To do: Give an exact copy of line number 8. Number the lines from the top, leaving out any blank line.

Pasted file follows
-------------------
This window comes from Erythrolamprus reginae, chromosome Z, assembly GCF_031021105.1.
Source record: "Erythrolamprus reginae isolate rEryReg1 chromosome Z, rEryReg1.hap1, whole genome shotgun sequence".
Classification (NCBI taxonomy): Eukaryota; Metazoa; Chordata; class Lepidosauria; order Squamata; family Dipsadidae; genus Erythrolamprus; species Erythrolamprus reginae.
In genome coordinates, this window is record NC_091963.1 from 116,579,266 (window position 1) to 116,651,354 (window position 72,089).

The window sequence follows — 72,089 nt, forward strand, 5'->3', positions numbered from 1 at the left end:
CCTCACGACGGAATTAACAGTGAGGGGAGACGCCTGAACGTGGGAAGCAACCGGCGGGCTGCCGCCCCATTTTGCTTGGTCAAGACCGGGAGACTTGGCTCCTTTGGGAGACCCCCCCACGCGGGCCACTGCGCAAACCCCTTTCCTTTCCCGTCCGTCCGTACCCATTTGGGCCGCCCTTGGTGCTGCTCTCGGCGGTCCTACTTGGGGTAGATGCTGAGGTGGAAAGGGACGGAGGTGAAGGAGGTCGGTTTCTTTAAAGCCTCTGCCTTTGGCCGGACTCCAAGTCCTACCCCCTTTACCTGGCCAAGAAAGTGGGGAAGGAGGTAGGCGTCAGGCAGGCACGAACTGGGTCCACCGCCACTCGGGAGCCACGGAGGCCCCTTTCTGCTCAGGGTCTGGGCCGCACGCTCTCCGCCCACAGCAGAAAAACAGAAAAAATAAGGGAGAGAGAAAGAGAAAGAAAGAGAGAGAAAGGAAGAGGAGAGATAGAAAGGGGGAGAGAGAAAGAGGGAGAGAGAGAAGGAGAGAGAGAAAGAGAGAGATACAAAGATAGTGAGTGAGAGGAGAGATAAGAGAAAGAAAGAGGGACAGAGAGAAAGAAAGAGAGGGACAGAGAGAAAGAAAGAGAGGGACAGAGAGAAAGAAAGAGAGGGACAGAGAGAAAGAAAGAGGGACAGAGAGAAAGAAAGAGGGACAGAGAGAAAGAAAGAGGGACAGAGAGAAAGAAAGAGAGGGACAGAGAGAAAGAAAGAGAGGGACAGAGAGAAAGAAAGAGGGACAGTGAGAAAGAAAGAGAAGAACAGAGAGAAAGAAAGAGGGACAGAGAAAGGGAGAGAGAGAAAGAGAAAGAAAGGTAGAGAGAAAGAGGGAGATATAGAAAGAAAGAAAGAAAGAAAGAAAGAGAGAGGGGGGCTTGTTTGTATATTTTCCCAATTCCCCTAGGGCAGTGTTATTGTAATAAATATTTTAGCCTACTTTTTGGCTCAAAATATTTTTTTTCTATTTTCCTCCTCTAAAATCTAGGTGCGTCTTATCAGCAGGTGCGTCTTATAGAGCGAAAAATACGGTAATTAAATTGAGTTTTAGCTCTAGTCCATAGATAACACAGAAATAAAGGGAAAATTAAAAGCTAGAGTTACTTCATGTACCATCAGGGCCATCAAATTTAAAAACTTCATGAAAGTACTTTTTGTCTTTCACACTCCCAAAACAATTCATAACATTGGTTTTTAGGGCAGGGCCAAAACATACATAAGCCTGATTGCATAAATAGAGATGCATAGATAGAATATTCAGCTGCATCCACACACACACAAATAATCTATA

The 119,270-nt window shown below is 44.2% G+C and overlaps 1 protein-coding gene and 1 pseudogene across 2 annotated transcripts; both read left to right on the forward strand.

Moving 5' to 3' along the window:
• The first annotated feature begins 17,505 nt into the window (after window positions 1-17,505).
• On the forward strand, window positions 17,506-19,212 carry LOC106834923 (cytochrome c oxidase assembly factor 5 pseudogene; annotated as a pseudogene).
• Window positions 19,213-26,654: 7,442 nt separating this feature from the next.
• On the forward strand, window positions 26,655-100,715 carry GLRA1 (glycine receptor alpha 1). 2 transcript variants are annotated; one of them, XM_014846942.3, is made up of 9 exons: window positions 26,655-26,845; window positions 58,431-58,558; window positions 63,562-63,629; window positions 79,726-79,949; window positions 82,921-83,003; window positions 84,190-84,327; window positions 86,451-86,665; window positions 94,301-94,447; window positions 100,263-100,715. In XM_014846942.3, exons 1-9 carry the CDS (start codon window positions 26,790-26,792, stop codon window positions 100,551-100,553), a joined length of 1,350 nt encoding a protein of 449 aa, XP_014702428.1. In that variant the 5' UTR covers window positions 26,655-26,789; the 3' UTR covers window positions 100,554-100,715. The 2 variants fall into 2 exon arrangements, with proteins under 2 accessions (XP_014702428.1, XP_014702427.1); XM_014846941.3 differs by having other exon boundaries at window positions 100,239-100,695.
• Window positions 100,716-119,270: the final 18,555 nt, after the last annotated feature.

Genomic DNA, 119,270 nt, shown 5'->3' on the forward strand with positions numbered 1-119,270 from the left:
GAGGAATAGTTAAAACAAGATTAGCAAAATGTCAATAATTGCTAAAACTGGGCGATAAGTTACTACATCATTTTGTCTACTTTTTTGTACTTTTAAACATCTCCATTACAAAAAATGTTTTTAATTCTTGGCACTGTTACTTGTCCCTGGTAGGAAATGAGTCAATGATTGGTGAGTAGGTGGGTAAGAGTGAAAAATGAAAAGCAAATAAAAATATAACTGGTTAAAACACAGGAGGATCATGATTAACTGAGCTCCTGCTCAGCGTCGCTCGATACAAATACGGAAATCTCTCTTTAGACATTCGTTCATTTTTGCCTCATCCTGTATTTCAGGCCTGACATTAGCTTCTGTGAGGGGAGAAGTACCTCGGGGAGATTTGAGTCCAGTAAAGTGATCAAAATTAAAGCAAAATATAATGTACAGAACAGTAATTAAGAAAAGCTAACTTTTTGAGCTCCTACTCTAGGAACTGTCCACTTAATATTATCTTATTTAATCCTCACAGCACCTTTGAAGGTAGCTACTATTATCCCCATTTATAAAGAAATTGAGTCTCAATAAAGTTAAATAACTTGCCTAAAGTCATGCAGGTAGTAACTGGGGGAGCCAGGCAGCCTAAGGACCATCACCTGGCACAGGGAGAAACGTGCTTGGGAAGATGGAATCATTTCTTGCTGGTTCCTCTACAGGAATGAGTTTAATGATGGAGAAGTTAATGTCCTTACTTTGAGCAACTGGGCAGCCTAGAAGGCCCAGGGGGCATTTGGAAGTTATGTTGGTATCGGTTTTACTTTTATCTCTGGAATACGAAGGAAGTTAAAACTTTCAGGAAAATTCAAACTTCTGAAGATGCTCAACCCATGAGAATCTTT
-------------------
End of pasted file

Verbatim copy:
Moving 5' to 3' along the window: